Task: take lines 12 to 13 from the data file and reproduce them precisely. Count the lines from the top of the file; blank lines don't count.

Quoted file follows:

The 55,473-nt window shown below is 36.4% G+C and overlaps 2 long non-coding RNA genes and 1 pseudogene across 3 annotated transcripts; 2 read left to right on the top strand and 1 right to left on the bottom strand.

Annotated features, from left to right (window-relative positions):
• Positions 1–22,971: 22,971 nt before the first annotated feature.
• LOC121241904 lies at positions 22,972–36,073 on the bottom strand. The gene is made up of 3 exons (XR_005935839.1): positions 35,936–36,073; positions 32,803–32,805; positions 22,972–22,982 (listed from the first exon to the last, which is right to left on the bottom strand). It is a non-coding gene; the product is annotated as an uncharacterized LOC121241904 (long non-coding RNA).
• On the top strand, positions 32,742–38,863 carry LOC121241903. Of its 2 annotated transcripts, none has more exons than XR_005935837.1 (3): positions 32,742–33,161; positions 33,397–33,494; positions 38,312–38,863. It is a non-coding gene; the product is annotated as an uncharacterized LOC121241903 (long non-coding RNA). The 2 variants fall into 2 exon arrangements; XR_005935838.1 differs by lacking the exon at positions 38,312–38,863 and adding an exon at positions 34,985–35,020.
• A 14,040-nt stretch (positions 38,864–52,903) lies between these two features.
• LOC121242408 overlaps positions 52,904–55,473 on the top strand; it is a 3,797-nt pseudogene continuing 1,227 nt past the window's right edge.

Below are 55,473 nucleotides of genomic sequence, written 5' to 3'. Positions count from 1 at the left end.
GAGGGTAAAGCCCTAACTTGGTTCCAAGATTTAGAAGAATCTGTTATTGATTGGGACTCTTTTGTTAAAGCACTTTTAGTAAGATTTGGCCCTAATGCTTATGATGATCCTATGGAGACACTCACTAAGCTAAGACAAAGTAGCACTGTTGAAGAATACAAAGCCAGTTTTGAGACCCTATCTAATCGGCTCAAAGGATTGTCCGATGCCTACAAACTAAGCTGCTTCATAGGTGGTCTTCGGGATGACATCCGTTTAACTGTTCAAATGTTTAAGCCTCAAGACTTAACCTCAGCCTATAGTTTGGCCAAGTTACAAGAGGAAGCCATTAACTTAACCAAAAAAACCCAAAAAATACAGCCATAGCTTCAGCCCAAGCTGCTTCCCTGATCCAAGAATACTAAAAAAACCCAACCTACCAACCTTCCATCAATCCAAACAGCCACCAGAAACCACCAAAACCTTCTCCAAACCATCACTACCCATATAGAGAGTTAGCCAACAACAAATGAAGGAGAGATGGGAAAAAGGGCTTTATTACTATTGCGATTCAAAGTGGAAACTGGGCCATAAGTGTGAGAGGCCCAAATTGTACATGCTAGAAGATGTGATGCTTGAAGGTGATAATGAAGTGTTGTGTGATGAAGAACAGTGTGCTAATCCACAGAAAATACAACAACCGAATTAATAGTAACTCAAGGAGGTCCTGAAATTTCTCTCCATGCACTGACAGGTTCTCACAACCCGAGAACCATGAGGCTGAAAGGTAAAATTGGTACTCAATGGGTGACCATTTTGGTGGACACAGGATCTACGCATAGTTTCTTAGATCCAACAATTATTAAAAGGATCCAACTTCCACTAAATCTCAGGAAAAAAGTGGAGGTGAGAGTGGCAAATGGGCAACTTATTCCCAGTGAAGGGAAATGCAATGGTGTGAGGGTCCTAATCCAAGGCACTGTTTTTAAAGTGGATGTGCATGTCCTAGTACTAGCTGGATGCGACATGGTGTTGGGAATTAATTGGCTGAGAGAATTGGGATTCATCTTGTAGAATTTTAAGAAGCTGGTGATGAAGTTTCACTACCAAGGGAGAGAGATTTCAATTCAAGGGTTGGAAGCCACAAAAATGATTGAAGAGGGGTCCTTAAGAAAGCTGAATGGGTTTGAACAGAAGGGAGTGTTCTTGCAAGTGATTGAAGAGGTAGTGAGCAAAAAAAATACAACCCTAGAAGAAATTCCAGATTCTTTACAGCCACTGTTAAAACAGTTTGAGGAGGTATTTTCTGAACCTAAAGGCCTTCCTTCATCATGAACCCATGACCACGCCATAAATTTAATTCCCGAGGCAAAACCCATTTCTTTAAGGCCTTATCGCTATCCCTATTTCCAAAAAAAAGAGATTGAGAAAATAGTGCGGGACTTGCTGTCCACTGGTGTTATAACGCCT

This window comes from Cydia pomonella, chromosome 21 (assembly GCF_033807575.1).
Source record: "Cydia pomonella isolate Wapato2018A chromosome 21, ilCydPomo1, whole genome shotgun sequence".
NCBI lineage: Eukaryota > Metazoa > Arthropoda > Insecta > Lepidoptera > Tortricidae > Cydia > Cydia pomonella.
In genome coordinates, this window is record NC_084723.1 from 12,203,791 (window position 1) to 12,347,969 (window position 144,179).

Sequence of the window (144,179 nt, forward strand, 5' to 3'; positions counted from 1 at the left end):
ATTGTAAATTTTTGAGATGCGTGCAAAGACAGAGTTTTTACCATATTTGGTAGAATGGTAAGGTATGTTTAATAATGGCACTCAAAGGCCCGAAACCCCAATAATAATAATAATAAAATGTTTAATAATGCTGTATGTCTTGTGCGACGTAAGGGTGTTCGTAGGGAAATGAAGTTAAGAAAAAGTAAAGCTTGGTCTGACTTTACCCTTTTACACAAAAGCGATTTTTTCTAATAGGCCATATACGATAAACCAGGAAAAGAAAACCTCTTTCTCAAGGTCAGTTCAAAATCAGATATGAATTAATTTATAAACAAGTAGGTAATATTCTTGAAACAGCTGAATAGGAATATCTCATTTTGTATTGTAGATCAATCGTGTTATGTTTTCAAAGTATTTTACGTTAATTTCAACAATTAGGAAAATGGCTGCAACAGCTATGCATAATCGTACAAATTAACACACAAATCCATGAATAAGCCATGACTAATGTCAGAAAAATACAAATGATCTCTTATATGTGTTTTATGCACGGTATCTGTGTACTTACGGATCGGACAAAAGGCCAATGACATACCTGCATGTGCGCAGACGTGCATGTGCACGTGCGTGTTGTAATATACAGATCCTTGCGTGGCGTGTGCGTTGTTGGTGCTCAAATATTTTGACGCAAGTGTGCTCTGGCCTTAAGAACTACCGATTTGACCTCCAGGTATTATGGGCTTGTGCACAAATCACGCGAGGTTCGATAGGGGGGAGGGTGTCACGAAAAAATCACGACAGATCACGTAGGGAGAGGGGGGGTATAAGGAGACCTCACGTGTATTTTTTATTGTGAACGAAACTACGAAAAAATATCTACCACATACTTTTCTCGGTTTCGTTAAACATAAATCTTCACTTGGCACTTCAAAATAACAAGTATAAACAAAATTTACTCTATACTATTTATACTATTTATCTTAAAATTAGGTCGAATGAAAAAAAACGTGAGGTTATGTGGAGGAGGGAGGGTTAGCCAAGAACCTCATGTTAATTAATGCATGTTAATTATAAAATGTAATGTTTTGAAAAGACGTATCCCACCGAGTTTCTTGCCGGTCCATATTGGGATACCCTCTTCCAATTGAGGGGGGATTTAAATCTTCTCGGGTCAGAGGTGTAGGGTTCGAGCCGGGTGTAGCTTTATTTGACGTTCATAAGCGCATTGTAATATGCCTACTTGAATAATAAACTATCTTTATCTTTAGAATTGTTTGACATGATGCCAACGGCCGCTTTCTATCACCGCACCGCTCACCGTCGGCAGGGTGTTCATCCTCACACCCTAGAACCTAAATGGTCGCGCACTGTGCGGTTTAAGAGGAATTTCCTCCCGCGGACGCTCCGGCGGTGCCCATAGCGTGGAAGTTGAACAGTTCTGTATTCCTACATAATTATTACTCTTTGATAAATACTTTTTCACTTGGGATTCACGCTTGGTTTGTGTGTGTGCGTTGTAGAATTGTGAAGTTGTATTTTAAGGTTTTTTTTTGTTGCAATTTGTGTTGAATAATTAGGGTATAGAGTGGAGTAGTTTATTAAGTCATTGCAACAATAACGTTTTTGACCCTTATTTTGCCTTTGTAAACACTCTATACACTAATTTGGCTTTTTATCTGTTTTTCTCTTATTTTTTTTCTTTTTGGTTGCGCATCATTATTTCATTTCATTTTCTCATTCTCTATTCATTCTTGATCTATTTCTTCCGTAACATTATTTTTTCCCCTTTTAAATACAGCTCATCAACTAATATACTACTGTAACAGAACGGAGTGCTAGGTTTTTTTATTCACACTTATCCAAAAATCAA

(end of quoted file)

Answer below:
NCBI lineage: Eukaryota > Metazoa > Arthropoda > Insecta > Lepidoptera > Tortricidae > Cydia > Cydia pomonella.
In genome coordinates, this window is record NC_084723.1 from 12,203,791 (window position 1) to 12,347,969 (window position 144,179).